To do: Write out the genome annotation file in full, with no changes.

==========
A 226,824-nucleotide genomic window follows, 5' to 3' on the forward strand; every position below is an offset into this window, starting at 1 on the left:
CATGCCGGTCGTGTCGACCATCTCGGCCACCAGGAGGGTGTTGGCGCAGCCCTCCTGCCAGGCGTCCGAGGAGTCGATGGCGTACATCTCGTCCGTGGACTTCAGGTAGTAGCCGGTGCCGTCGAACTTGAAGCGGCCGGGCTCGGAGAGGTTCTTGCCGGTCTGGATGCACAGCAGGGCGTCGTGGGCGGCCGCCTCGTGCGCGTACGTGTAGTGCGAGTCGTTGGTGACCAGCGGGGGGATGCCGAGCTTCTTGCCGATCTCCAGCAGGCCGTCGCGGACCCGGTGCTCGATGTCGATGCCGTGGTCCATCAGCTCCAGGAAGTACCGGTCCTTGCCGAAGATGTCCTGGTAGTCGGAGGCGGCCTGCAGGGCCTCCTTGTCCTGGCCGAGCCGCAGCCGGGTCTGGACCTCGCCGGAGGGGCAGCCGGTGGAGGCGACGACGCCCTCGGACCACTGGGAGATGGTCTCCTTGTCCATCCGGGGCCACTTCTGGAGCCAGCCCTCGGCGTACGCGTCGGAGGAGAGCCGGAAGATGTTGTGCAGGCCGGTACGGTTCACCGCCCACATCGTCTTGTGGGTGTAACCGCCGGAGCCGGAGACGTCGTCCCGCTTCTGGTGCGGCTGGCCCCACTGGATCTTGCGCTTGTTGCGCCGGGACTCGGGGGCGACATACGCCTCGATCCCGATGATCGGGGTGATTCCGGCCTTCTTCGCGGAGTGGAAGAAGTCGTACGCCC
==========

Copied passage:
A 226,824-nucleotide genomic window follows, 5' to 3' on the forward strand; every position below is an offset into this window, starting at 1 on the left:
CATGCCGGTCGTGTCGACCATCTCGGCCACCAGGAGGGTGTTGGCGCAGCCCTCCTGCCAGGCGTCCGAGGAGTCGATGGCGTACATCTCGTCCGTGGACTTCAGGTAGTAGCCGGTGCCGTCGAACTTGAAGCGGCCGGGCTCGGAGAGGTTCTTGCCGGTCTGGATGCACAGCAGGGCGTCGTGGGCGGCCGCCTCGTGCGCGTACGTGTAGTGCGAGTCGTTGGTGACCAGCGGGGGGATGCCGAGCTTCTTGCCGATCTCCAGCAGGCCGTCGCGGACCCGGTGCTCGATGTCGATGCCGTGGTCCATCAGCTCCAGGAAGTACCGGTCCTTGCCGAAGATGTCCTGGTAGTCGGAGGCGGCCTGCAGGGCCTCCTTGTCCTGGCCGAGCCGCAGCCGGGTCTGGACCTCGCCGGAGGGGCAGCCGGTGGAGGCGACGACGCCCTCGGACCACTGGGAGATGGTCTCCTTGTCCATCCGGGGCCACTTCTGGAGCCAGCCCTCGGCGTACGCGTCGGAGGAGAGCCGGAAGATGTTGTGCAGGCCGGTACGGTTCACCGCCCACATCGTCTTGTGGGTGTAACCGCCGGAGCCGGAGACGTCGTCCCGCTTCTGGTGCGGCTGGCCCCACTGGATCTTGCGCTTGTTGCGCCGGGACTCGGGGGCGACATACGCCTCGATCCCGATGATCGGGGTGATTCCGGCCTTCTTCGCGGAGTGGAAGAAGTCGTACGCCC